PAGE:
Steve Lacy Saves the Day at House of Blues

In front of a full crowd at the House of Blues on October 3rd, Steve Lacy stole the show. Known for his Grammy Nominated work with alternative R&B band The Internet, collaborations with Vampire Weekend and Kendrick Lamar, and his scrappy yet efficient production methods (documented on Garage Band with his iPhone), Lacy’s solo act definitely did not disappoint.


Before Steve graced the stage, Kari Faux unleashed good vibes by mixing hits like “Clint Eastwood” from Gorillaz, “Between the Sheets” from The Isley Brothers and “Smack a Bitch” by Rico Nasty. While Faux’s chosen songs hyped up the crowd, evidenced by pockets of groups confidently belting lyrics, Kari herself maintained mellow energy. Moments when Kari enthusiastically jumped and flashed hand signs to the crowd were exciting yet rare. More moments like these would have injected more energy into the crowded room. Furthermore, listening to a set with Kari Faux’s own hits would have made her act more personal and memorable.

When Steve entered the stage, people hooped and hollered his name in anticipation of the first cue. Steve Lacy played through his album Apollo XXI, although in a jumbled order. Fan favorites such as “Playground,” “Hate CD,” and “Basement Jack” elicited loud cheers from the crowd while other audience members busted out their best dance moves. In the middle of the set, Lacy called out to the crowd, “Where are all my queers?” prompting large cheers from the audience. In the past Lacy has stated that he felt uncomfortable acknowledging his bisexuality, so announcing his queerness in front of the crowd showed his newfound comfort in his identity. His vulnerability on stage perfectly matched his lyrical and musical tones from Apollo XXI.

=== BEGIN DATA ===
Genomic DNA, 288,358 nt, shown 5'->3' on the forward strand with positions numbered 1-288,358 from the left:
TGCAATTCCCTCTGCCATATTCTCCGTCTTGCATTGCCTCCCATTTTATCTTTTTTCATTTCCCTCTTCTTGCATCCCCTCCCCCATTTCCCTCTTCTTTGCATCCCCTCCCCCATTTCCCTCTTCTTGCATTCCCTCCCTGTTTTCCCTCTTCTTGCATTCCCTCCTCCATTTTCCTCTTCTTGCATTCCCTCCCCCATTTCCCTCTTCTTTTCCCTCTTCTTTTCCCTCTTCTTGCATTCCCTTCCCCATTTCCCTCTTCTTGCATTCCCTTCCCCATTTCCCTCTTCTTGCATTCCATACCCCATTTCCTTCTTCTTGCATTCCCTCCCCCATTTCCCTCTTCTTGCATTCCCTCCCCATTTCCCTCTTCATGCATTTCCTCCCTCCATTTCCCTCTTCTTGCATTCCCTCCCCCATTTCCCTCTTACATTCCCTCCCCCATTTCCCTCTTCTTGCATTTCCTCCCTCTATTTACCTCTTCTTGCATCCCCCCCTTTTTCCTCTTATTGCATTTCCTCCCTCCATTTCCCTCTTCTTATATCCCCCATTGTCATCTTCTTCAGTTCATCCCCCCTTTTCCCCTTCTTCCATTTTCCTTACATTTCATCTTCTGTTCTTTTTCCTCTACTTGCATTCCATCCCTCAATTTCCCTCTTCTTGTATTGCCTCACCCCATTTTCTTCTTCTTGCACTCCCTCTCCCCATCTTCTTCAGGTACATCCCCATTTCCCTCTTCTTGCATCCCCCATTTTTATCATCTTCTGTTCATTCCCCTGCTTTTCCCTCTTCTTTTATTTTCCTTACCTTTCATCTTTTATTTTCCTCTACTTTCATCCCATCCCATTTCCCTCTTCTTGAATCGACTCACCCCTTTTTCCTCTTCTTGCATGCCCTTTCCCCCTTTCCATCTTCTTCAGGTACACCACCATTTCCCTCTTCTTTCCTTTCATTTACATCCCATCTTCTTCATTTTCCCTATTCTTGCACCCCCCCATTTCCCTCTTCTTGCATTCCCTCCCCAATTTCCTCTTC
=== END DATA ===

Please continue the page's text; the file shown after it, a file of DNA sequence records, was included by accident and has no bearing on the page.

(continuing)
Steve added high-frequency trills that would normally stun users but blended organically in the deep lull of his set. These sounds heightened the eerie mood in his album Apollo XXI, which called me back to learning about the NASA Apollo Program. Throughout the night, Steve’s sanguine eye contact and reflective hand gestures to the audience enhanced his performance style. While singing, he held up his hand, as if motioning for the audience to follow him. And any act from Steve, such as when he drank water or changed into a new outfit, delighted the audience enough for him to say, “I never knew drinking water could be so entertaining.”


Steve Lacy stunned the audience with magical and harmonious lyrics, but the touch of a live band rather than a DJ mixing tracks in the back would have been an interesting addition. However, in line with his own brand, the mixed down tracks and evidently solo project on stage made him the star of his rightfully deserved solo show. On this day, I felt honored to have witnessed Steve Lacy’s genius production manifest successfully onstage. A Steve Lacy concert undoubtedly brought body rocking, heart thumping, and soul catching grooves that you will remember even as the night fades.

Jess Eng is a DJ for Blues. Photo Credits by Jess Eng.